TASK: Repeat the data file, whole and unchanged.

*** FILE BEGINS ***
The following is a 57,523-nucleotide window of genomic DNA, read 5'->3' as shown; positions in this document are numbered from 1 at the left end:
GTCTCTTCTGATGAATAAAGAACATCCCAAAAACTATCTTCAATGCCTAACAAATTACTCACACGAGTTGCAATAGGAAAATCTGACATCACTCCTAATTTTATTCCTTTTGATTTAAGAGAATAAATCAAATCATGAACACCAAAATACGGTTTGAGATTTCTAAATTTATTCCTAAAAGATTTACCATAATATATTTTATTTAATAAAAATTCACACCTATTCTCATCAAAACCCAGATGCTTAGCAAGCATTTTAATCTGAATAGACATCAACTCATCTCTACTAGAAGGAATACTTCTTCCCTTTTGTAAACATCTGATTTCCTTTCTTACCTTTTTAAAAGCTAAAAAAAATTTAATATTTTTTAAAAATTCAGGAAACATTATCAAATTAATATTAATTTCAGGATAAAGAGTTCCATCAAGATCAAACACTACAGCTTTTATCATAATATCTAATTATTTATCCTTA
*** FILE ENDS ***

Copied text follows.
The following is a 57,523-nucleotide window of genomic DNA, read 5'->3' as shown; positions in this document are numbered from 1 at the left end:
GTCTCTTCTGATGAATAAAGAACATCCCAAAAACTATCTTCAATGCCTAACAAATTACTCACACGAGTTGCAATAGGAAAATCTGACATCACTCCTAATTTTATTCCTTTTGATTTAAGAGAATAAATCAAATCATGAACACCAAAATACGGTTTGAGATTTCTAAATTTATTCCTAAAAGATTTACCATAATATATTTTATTTAATAAAAATTCACACCTATTCTCATCAAAACCCAGATGCTTAGCAAGCATTTTAATCTGAATAGACATCAACTCATCTCTACTAGAAGGAATACTTCTTCCCTTTTGTAAACATCTGATTTCCTTTCTTACCTTTTTAAAAGCTAAAAAAAATTTAATATTTTTTAAAAATTCAGGAAACATTATCAAATTAATATTAATTTCAGGATAAAGAGTTCCATCAAGATCAAACACTACAGCTTTTATCATAATATCTAATTATTTATCCTTA